It’s been established that one-quarter of Americans won’t take the vaccine—what’s perhaps more surprising for health care CEOs is that a decent percentage of those people come from within their own organizations.
According to recently released data from Surgo Foundation, 15 percent of health care workers who have been offered an approved COVID-19 vaccine have refused to take it. This includes physicians, nurses, dentists, health technicians, EMS personnel, physician therapists, home health workers, administrative and operations staff.
The reasons for vaccine refusal among health care workers varies from lack of evidence of the vaccines’ effectiveness and safety (31 percent and the most common reason), personal safety concerns (24 percent); and worrying that the vaccine approval process has been rushed (16 percent). The refusal rate was highest for health technicians, EMS personnel, physician therapists, and home health workers. Physicians, nurses, and dentists were second and health administrative staff were third in refusal rate.
Similar to the general public, the breakdown of refusal was partisan as well. It was highest for Republicans (18 percent refused), followed by Independents (16 percent) and lowest for Democrats (8 percent).
Credit: Surgo Foundation
“Even 15 percent of health care workers refusing the COVID vaccine is too high. We need all healthcare professionals to set the right example in these early days, because we still have a lot of work to do to convince the rest of the country to take the COVID vaccine,” stated Hannah Kemp, Director of Programs at Surgo Ventures.
For those concerned about the safety of the vaccine, Georges Benjamin, MD, Executive Director of the American Public Health Association, suggests health care leaders emphasize the word “research” in their messaging rather than “discovery” or using “invent.” “Research is a word that people hear better. When we talk about medical research vs. the pharmaceutical companies, a lot of people have negative thoughts on pharma companies, but they don’t have strong feelings on medical researchers themselves,” he says.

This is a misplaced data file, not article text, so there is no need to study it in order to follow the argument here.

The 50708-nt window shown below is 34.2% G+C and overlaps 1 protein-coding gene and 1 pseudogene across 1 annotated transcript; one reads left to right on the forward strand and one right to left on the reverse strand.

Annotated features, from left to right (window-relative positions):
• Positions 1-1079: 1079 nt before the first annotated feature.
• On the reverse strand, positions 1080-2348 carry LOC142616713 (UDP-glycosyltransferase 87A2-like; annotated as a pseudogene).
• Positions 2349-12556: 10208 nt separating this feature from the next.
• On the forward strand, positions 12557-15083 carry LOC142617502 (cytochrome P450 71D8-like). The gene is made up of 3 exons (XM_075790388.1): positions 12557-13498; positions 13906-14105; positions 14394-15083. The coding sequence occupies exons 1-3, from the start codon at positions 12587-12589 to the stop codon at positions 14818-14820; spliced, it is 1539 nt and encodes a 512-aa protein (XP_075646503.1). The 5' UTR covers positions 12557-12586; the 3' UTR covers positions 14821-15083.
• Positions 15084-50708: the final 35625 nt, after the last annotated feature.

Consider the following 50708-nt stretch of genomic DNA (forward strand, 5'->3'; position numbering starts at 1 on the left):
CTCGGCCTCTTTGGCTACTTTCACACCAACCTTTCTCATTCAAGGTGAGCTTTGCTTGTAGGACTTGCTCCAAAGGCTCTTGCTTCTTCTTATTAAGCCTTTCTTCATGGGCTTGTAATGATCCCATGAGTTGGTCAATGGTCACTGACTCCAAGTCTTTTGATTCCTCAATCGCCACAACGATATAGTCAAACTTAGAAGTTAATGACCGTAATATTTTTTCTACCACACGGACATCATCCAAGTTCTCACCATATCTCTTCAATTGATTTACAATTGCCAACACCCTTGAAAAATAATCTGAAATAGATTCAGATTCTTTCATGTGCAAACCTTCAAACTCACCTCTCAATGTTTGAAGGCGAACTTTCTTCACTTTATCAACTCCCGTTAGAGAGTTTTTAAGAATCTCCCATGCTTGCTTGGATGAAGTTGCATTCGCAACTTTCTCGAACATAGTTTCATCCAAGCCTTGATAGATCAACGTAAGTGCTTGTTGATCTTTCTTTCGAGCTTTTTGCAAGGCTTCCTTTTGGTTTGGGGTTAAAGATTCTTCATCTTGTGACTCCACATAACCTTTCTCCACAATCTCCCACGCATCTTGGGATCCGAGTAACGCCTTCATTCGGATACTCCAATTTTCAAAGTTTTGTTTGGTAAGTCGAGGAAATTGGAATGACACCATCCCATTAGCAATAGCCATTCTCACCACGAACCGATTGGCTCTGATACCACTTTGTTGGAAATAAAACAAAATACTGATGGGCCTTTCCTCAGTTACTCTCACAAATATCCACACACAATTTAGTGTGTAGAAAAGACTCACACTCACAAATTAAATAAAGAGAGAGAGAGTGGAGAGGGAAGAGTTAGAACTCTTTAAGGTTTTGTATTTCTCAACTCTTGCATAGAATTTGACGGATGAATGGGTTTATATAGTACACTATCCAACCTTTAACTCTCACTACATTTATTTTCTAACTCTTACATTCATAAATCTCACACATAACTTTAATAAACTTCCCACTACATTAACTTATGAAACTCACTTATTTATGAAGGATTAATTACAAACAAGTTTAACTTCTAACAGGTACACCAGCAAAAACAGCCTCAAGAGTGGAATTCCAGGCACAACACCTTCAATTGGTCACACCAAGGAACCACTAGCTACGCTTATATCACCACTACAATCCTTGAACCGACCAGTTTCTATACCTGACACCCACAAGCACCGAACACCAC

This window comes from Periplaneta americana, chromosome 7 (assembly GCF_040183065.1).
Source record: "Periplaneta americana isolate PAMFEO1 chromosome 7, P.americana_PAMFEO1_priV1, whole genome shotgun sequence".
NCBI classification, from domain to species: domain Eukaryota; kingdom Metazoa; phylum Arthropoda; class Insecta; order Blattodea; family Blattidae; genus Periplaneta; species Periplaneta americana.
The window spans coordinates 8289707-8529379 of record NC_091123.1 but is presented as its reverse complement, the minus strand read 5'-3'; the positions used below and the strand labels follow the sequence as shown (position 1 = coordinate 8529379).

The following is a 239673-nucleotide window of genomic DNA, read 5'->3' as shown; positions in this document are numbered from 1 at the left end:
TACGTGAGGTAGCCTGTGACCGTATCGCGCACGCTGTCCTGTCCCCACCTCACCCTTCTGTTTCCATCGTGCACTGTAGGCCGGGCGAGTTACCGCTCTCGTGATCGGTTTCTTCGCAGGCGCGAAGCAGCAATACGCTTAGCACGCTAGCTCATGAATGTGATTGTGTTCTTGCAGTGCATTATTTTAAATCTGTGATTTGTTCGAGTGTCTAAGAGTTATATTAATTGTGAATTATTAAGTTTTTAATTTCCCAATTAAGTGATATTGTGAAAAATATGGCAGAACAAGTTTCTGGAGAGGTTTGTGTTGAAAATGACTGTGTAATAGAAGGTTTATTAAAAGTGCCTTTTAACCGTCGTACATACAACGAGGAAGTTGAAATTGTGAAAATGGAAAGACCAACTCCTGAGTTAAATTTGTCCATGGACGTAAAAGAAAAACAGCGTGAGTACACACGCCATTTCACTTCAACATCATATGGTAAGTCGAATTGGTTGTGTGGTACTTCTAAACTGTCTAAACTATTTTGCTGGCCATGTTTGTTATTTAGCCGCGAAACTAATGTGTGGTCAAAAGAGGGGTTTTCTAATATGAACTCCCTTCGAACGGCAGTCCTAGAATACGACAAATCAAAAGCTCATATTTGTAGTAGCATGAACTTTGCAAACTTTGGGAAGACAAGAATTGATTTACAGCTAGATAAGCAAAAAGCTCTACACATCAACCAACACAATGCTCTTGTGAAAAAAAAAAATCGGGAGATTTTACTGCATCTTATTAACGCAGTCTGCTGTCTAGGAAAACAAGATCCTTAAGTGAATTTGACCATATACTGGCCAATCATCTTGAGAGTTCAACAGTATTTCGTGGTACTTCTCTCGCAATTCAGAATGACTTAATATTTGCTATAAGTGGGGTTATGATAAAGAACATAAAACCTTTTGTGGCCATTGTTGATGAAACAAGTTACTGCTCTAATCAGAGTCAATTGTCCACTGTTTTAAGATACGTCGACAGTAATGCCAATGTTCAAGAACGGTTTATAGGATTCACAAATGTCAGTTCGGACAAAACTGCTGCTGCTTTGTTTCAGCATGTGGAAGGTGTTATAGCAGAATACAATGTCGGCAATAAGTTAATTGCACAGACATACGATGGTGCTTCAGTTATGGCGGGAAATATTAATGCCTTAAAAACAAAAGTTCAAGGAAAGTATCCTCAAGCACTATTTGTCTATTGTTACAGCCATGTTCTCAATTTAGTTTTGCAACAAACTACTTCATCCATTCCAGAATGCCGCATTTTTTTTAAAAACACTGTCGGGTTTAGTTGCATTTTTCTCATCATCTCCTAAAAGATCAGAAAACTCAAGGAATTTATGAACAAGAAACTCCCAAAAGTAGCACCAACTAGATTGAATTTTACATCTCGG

When conveying a message of vaccine safety, the word “every” is critical when talking about the vaccine development process, experts say. (For example, “Every study, every phase, and every trial were reviewed by the FDA and a safety board.”)
Challenges in long-term facilities
Still, there will be an uphill climb in convincing many to take the vaccine, especially for those who work in long-term care, according to experts interviewed by NBC News. According to the American Health Care Association, cited in that article, 50 percent of long-term care workers refuse to get vaccinated, a number that is even higher than Surgo Foundation’s estimates.
Many people who work in these organizations are people of color, which have the highest percentages of people who are hesitant to take the vaccine. Along with the safety reasons mentioned above, some are also concerned that if they have to take the vaccine, they’ll get sick and have to miss work. As such, some nursing home facilities are offering financial incentives for staff to take the vaccine. “People responded pretty well to that. I think it helped convince a handful more people at the last minute to say, ‘I’m going to do this,'” Sondra Norder, the president and CEO of St. Paul Elder Services, told NBC News.
This is a much better strategy, experts say, than trying to force workers into taking the vaccine. A few long-term care companies have done exactly that. “It is laziness on the part of anyone to force these folks to take a vaccine. I believe that we need to be putting all of our energy into respecting, honoring and valuing the work they do and educating them on the benefits to them and the folks they take care of in getting vaccinated,” Mike Wasserman, MD, former president of the California Association of Long Term Care Medicine, told The New York Times.
Homepage photo: Oregon Health & Science University administered its first COVID-19 vaccine injections to healthcare workers on Wednesday, Dec. 16, 2020. Shown here are vials of the Pfizer BioNTech COVID-19 vaccine that were given. (OHSU/Fritz Liedtke)